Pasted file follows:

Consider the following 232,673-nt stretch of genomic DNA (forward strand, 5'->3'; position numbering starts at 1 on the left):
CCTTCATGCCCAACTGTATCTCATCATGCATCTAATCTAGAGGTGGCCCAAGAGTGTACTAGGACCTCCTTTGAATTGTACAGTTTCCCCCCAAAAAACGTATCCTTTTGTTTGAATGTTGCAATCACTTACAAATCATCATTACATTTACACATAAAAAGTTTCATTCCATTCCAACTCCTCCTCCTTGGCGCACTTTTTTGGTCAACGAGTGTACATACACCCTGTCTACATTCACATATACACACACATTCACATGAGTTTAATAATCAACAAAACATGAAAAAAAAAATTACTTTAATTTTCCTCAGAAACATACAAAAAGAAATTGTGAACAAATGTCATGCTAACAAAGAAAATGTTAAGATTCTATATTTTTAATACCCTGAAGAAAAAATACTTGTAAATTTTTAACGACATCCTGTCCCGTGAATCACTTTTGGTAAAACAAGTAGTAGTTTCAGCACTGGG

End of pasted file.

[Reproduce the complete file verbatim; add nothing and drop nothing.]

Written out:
Consider the following 232,673-nt stretch of genomic DNA (forward strand, 5'->3'; position numbering starts at 1 on the left):
CCTTCATGCCCAACTGTATCTCATCATGCATCTAATCTAGAGGTGGCCCAAGAGTGTACTAGGACCTCCTTTGAATTGTACAGTTTCCCCCCAAAAAACGTATCCTTTTGTTTGAATGTTGCAATCACTTACAAATCATCATTACATTTACACATAAAAAGTTTCATTCCATTCCAACTCCTCCTCCTTGGCGCACTTTTTTGGTCAACGAGTGTACATACACCCTGTCTACATTCACATATACACACACATTCACATGAGTTTAATAATCAACAAAACATGAAAAAAAAAATTACTTTAATTTTCCTCAGAAACATACAAAAAGAAATTGTGAACAAATGTCATGCTAACAAAGAAAATGTTAAGATTCTATATTTTTAATACCCTGAAGAAAAAATACTTGTAAATTTTTAACGACATCCTGTCCCGTGAATCACTTTTGGTAAAACAAGTAGTAGTTTCAGCACTGGG